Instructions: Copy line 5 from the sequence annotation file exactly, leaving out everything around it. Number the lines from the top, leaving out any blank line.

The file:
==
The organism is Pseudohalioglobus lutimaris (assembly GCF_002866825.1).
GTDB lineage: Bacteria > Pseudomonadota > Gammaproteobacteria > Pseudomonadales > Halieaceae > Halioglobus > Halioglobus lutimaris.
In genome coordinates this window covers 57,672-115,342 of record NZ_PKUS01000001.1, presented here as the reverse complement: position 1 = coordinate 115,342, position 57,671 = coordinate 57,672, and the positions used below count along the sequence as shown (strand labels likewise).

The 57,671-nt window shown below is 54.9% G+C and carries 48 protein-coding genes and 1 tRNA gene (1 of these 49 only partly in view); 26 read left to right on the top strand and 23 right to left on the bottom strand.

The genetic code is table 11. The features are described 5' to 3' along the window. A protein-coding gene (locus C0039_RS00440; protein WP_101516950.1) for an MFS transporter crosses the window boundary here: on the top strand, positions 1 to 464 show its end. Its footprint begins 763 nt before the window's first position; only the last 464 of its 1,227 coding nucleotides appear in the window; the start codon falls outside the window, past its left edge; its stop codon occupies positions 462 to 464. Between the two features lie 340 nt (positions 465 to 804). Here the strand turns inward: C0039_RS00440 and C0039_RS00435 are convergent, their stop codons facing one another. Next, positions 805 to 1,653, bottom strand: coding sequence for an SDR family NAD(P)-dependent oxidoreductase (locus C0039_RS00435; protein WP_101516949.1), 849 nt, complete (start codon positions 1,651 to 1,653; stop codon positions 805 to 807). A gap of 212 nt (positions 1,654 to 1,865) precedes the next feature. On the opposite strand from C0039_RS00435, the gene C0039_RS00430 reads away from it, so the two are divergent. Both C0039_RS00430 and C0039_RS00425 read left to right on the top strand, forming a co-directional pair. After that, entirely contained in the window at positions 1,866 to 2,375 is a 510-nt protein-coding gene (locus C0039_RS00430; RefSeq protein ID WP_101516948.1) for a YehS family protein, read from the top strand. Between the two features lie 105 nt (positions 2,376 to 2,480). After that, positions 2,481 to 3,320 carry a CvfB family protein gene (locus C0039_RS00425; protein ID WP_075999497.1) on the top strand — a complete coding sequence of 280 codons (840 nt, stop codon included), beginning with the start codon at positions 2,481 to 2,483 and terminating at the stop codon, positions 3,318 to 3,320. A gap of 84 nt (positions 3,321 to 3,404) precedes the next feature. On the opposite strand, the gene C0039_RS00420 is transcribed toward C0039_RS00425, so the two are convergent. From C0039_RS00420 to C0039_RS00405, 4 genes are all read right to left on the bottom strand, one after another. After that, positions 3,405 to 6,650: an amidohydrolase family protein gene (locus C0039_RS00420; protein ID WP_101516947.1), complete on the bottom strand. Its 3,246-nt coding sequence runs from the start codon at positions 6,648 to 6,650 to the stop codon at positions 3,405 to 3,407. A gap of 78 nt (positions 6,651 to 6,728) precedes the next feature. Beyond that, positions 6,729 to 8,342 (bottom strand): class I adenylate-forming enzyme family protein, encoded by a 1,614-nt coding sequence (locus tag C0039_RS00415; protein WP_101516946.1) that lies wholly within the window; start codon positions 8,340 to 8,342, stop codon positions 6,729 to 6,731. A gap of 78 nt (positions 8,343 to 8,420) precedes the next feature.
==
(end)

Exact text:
The genetic code is table 11. The features are described 5' to 3' along the window. A protein-coding gene (locus C0039_RS00440; protein WP_101516950.1) for an MFS transporter crosses the window boundary here: on the top strand, positions 1 to 464 show its end. Its footprint begins 763 nt before the window's first position; only the last 464 of its 1,227 coding nucleotides appear in the window; the start codon falls outside the window, past its left edge; its stop codon occupies positions 462 to 464. Between the two features lie 340 nt (positions 465 to 804). Here the strand turns inward: C0039_RS00440 and C0039_RS00435 are convergent, their stop codons facing one another. Next, positions 805 to 1,653, bottom strand: coding sequence for an SDR family NAD(P)-dependent oxidoreductase (locus C0039_RS00435; protein WP_101516949.1), 849 nt, complete (start codon positions 1,651 to 1,653; stop codon positions 805 to 807). A gap of 212 nt (positions 1,654 to 1,865) precedes the next feature. On the opposite strand from C0039_RS00435, the gene C0039_RS00430 reads away from it, so the two are divergent. Both C0039_RS00430 and C0039_RS00425 read left to right on the top strand, forming a co-directional pair. After that, entirely contained in the window at positions 1,866 to 2,375 is a 510-nt protein-coding gene (locus C0039_RS00430; RefSeq protein ID WP_101516948.1) for a YehS family protein, read from the top strand. Between the two features lie 105 nt (positions 2,376 to 2,480). After that, positions 2,481 to 3,320 carry a CvfB family protein gene (locus C0039_RS00425; protein ID WP_075999497.1) on the top strand — a complete coding sequence of 280 codons (840 nt, stop codon included), beginning with the start codon at positions 2,481 to 2,483 and terminating at the stop codon, positions 3,318 to 3,320. A gap of 84 nt (positions 3,321 to 3,404) precedes the next feature. On the opposite strand, the gene C0039_RS00420 is transcribed toward C0039_RS00425, so the two are convergent. From C0039_RS00420 to C0039_RS00405, 4 genes are all read right to left on the bottom strand, one after another. After that, positions 3,405 to 6,650: an amidohydrolase family protein gene (locus C0039_RS00420; protein ID WP_101516947.1), complete on the bottom strand. Its 3,246-nt coding sequence runs from the start codon at positions 6,648 to 6,650 to the stop codon at positions 3,405 to 3,407. A gap of 78 nt (positions 6,651 to 6,728) precedes the next feature. Beyond that, positions 6,729 to 8,342 (bottom strand): class I adenylate-forming enzyme family protein, encoded by a 1,614-nt coding sequence (locus tag C0039_RS00415; protein WP_101516946.1) that lies wholly within the window; start codon positions 8,340 to 8,342, stop codon positions 6,729 to 6,731. A gap of 78 nt (positions 8,343 to 8,420) precedes the next feature.